Suspected ASD toddler - can changing diet help?

(3 Posts)
klayton Tue 23-Jul-19 22:20:05

Hi. My son is almost 3 and is showing so many traits of having ASD (non-verbal, does not respond to name, does not interact with other children, spins around in circles...) I fear the diagnosis will be a foregone conclusion (he's not due an assessment for months yet).
I've read that cutting out dairy and gluten can help some children with ASD and was thinking of giving this a try. Has anybody tried changing their child's diet and noticed a positive improvement? Thanks.

OP’s posts: |
Mummy0ftwo12 Thu 25-Jul-19 19:23:32

Have you looked into other things? ABA/PRT/Intensive Interaction.

you might find this website interesting, its a blog by a father in Cambridge

LightTripper Fri 26-Jul-19 09:58:41

If you look up Agony Autie's video "What is Autism" she briefly touches on diet and I think hers is close to the conventional view: i.e. that dietary changes can help because if people have an intolerance then it can make them more comfortable, less anxious - and therefore help them engage with the world. Does your son have any signs that his digestive system isn't working well? Our daughter can struggle with interoception (i.e. reading the signals her body is sending her about what it needs) which has caused some problems, so we focus on getting lots of fibre into her (wholemeal bread and pasta, veggies) which has definitely helped.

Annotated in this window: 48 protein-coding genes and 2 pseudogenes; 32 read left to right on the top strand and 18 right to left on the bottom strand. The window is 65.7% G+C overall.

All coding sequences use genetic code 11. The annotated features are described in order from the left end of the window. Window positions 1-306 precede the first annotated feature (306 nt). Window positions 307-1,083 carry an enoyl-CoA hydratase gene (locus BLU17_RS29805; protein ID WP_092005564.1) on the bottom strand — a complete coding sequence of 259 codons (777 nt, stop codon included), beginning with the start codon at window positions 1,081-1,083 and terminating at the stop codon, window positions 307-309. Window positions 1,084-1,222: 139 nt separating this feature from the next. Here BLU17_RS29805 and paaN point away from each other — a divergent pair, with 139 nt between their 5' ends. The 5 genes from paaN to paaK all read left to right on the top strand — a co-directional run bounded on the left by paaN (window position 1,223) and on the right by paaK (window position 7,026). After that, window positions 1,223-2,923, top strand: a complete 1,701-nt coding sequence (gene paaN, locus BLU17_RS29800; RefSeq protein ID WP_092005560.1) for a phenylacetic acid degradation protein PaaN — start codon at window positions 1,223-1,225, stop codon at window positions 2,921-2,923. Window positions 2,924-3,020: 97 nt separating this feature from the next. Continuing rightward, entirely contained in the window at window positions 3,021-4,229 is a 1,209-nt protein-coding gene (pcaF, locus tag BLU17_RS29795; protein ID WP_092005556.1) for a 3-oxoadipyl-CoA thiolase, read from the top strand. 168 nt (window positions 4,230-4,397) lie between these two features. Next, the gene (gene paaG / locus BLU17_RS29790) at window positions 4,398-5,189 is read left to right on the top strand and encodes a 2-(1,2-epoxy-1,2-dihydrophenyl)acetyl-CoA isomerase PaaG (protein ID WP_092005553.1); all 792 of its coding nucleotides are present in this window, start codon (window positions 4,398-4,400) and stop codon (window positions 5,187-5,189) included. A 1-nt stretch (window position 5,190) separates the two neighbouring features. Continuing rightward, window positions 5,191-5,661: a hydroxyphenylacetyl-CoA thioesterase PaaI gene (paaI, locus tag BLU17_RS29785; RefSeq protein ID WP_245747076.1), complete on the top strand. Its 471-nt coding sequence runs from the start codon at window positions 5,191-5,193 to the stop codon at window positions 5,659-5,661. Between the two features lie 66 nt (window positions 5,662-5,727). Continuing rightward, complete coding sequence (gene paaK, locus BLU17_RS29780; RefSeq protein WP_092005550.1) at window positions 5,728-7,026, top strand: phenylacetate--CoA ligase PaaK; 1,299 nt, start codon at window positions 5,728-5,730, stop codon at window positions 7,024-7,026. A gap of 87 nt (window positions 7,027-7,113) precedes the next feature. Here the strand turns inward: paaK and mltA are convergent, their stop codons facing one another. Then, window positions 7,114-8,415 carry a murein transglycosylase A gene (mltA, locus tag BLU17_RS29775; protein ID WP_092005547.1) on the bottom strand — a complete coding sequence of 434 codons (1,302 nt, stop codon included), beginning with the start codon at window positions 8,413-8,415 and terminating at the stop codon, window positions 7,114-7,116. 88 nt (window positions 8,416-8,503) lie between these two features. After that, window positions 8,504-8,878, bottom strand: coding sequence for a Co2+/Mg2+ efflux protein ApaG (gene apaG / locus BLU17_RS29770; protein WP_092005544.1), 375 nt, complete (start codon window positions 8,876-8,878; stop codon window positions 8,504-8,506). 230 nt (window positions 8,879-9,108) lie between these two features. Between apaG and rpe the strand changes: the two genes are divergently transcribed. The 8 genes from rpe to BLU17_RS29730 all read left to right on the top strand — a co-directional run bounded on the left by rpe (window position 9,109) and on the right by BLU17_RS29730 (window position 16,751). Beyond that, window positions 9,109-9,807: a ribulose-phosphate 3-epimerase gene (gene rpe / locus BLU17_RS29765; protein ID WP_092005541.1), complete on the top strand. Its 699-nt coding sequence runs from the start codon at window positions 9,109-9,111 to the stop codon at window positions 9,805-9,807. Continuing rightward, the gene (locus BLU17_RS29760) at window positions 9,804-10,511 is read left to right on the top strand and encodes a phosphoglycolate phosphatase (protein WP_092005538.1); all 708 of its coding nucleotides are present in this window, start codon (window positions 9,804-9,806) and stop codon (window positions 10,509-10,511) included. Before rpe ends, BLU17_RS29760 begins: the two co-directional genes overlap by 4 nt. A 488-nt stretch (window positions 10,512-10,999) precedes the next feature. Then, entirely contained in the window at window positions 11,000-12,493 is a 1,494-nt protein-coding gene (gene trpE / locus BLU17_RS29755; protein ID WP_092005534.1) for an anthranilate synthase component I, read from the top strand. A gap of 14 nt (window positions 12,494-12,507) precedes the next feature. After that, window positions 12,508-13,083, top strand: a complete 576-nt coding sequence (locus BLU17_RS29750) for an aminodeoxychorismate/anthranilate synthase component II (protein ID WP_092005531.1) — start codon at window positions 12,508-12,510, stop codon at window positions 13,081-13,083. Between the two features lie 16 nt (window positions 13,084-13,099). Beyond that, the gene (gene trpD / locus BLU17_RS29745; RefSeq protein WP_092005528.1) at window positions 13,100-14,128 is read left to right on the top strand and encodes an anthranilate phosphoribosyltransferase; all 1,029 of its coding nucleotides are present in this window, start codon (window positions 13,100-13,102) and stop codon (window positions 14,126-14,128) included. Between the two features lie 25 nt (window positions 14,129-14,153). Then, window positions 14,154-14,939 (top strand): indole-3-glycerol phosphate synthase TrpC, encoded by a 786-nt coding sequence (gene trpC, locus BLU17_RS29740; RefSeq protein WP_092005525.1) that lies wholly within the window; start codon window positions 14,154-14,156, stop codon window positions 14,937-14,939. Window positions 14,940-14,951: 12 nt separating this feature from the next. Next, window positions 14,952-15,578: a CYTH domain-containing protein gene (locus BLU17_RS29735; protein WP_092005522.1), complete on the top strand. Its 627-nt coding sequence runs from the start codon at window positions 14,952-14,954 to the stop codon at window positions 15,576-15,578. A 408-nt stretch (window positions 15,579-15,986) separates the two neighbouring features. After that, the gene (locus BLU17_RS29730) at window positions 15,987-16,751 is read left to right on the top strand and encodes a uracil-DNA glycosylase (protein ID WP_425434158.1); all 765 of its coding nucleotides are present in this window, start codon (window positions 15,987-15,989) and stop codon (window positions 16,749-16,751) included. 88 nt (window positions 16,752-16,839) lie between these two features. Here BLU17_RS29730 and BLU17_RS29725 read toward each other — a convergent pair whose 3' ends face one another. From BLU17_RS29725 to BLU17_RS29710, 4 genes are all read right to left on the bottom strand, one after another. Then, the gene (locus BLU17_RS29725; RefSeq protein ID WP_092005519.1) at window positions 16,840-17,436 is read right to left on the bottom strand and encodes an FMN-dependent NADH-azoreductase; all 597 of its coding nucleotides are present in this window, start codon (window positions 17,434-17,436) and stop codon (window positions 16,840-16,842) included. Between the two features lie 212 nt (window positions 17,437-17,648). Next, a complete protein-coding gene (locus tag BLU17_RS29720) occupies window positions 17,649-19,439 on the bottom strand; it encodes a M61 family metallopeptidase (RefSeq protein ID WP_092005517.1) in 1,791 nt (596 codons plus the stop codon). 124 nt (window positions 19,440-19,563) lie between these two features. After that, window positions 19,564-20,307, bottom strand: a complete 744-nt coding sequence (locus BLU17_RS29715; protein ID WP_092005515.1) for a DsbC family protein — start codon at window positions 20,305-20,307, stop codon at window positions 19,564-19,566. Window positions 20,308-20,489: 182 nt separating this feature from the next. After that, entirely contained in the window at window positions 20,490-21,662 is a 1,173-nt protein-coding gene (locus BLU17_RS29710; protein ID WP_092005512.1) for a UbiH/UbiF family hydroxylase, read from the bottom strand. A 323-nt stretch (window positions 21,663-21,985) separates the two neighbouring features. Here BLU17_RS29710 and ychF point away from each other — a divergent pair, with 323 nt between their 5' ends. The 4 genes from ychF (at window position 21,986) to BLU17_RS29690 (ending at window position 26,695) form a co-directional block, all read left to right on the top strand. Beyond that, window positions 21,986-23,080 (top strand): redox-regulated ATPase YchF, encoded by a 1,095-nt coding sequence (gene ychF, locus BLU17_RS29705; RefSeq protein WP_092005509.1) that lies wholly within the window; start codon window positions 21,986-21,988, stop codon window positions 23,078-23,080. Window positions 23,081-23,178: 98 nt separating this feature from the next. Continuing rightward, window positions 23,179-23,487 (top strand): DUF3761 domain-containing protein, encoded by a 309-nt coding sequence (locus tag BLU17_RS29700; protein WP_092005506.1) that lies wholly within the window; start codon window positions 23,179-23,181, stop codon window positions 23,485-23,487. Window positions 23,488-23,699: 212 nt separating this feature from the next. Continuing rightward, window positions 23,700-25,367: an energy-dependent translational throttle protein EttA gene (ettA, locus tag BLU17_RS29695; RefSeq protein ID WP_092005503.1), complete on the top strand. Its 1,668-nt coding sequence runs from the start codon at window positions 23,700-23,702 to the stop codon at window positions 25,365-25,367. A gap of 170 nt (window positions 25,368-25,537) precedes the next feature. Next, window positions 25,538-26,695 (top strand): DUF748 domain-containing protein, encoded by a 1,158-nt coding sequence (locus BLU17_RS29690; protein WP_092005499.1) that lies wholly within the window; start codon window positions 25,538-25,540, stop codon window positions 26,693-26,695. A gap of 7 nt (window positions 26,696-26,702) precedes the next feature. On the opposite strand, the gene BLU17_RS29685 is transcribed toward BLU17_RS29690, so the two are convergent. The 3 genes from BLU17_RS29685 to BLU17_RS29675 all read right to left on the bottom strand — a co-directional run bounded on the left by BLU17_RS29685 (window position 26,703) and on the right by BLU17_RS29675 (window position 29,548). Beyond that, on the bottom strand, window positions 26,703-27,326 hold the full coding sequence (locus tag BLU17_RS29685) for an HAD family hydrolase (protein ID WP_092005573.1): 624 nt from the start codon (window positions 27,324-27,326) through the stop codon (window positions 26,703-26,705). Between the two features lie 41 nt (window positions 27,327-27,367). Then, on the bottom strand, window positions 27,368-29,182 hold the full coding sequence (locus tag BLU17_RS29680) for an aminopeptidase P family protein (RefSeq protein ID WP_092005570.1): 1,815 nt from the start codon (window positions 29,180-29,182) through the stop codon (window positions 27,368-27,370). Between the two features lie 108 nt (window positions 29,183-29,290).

If your son loves to spin it's worth seeking out other activities that can scratch that sensory itch (it's a type of "sensory seeking" behaviour). Particularly if there are things you can help with, so you can experience them together, that can help to build connections (e.g. if you can find a swing that gives him a similar sensation that you can swing for him, or you can go in together). If you look up "sensory issues" or "Sensory needs" and autism you should find some good resources. Or if you Google Purple Ella, she has a good video on the "Sensory Aid Kit" that her family uses. The Agony Autie video above is also a really good introduction to sensory needs.

I would be very wary of anything suggesting that there is a "cure" based on diet.

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